\$39.99 GPU Block = Alphacool HF 14 ATI / nVidia Smart Motion Universal VGA Block - Copper Edition
\$104.00 AC Unit = General Electric 5,050-BTU Window Air Conditioner AET05LQ
\$54.26 Heat Exchanger = Derale 13318 Series 7000 Tube and Fin Cooler Core
\$84.99 Water Pump = Koolance PMP-500 G1/4 Thread Liquid Cooling Pump (PMP-500)
\$57.98 On/Off Controller = Johnson Controls A419ABC-1C Electronic Temp Controller

Total \$392.16

(note I will still look to see if I can get any deals on parts, I only took prices from where I found there. Might get better prices still, but rough estimate)

Oh and I kinda remember someone a few posts ago saying (don't remember who as I write this) I needed to get a big AC like a 10,000 BTU one. I was just wondering why, by my calculations...

my PSU is 1000 Watts....meaning the ABSOLUTE most amount of heat my PC can generate would be 1,000 watts of heat....1,000 wats converted to BTU's = 3,412....so a 5,050 BTU AC is more then enough for a computer with a 1,000w PSU no matter how maxed out you are....It will keep it at a constant temp, and I can even drop the temp while folding with my CPU and GPU's OC'd to max.

btw:
1 BTU/hr = 0.29307107 W
Edited by JacekRing - 8/28/13 at 8:18pm
Quote:
Originally Posted by JacekRing

Your right, I just looked it up...it's 0.11 GPM, real weak....I will pull it, I've seen pictures of the heatsink apart and it doesn't look too bad to remove it. It runs on a brass bushing, so should just pull straight out once I have it apart.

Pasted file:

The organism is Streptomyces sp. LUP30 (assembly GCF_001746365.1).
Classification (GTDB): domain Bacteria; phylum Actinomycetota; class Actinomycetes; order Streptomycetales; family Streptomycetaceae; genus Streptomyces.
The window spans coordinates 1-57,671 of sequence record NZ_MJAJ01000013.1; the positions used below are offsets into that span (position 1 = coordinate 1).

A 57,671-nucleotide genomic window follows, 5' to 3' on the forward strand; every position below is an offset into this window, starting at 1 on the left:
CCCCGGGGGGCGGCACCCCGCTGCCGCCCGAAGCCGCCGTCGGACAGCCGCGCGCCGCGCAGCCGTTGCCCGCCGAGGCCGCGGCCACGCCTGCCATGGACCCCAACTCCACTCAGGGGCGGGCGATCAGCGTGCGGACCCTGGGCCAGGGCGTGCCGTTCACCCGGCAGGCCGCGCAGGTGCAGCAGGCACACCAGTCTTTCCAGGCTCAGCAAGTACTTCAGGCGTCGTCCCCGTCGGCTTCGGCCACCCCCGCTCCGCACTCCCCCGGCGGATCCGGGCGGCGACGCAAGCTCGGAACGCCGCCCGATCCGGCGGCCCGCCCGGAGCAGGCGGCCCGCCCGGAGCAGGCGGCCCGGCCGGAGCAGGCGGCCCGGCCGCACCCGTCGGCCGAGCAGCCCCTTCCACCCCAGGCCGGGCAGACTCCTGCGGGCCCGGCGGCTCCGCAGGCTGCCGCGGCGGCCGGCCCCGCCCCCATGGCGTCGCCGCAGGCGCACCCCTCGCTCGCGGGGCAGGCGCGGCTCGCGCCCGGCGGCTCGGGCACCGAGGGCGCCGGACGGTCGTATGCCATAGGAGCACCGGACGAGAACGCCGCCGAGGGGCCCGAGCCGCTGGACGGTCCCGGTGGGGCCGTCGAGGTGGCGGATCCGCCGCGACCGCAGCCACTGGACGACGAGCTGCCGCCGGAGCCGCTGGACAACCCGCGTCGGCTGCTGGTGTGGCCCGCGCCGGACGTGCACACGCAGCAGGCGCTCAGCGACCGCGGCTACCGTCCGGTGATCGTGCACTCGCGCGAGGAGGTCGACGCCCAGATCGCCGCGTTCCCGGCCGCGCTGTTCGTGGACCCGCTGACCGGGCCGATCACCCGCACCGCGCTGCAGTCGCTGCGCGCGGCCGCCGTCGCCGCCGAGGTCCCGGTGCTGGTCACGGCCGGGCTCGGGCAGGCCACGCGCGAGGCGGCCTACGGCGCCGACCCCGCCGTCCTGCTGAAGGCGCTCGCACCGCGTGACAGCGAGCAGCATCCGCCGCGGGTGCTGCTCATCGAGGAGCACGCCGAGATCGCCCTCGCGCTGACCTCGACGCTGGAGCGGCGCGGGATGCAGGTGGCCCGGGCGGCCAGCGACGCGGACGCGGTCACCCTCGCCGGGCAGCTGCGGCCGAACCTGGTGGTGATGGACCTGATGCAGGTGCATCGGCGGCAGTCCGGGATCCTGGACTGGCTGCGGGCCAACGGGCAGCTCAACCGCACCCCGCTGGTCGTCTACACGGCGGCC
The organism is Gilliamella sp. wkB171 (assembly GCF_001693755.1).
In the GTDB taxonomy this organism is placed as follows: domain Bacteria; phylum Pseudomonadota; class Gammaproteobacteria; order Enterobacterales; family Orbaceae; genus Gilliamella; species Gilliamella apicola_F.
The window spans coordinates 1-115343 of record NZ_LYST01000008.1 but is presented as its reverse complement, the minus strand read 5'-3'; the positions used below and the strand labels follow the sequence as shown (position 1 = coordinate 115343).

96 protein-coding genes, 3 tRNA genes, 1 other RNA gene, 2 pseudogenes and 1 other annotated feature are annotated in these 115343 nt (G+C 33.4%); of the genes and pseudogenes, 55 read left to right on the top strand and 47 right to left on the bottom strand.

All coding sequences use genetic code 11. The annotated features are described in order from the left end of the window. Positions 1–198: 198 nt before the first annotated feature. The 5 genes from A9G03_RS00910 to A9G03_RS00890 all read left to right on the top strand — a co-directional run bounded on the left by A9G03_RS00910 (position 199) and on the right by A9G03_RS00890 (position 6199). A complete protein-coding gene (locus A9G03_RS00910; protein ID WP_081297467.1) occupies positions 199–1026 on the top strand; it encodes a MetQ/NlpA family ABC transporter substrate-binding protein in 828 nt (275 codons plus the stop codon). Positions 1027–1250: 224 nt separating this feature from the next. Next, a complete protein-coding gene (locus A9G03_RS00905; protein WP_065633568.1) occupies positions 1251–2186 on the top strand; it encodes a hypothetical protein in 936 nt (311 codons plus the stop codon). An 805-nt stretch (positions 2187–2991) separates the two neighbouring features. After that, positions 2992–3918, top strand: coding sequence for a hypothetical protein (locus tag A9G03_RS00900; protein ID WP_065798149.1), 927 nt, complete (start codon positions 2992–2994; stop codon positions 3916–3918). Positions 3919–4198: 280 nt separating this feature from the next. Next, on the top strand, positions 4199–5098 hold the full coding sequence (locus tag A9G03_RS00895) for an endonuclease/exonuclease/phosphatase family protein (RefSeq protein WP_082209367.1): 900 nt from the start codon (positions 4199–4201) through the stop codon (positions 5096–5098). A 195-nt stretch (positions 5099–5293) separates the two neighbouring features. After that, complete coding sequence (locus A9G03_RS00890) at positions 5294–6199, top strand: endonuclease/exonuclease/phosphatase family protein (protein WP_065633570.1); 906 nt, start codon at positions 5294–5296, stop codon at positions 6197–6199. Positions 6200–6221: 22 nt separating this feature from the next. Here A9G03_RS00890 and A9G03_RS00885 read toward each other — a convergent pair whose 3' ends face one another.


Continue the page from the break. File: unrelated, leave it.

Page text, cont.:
Instead of just winding a copper tube or using a beer wort coil for my water lines inside the chiller, I've been looking at alternatives....
Power Steering Cooler \$26 (Click to show)
8-1/4" Wide x 2-1/2" tall x 2-1/2" deep, tube-fin heat exchanger (might be kinda small? But fins look great though and thick, maybe 2 in series?)
Transmission Oil Cooler \$65 (Click to show)
Transmission Oil Cooler kit 3/4"H x 7-1/2" W x 12-3/4"L (bigger but not as thick)
Derale 13318 Series 7000 Tube and Fin Cooler Core \$54 (best bet) (Click to show)
25 x 16.9 x 0.8 inches - 1/2 inch copper tubing expanded into aluminum cooling fins - 10 pass system
Warning: Spoiler! (Click to show)
EDIT:

Been crunching some numbers, and so far this is what I'm coming up with for cost:

Type Name Cost
\$39.99 GPU Block = Alphacool HF 14 ATI / nVidia Smart Motion Universal VGA Block - Copper Edition
\$39.99 GPU Block = Alphacool HF 14 ATI / nVidia Smart Motion Universal VGA Block - Copper Edition
\$104.00 AC Unit = General Electric 5,050-BTU Window Air Conditioner AET05LQ
\$54.26 Heat Exchanger = Derale 13318 Series 7000 Tube and Fin Cooler Core
\$84.99 Water Pump = Koolance PMP-500 G1/4 Thread Liquid Cooling Pump (PMP-500)
\$57.98 On/Off Controller = Johnson Controls A419ABC-1C Electronic Temp Controller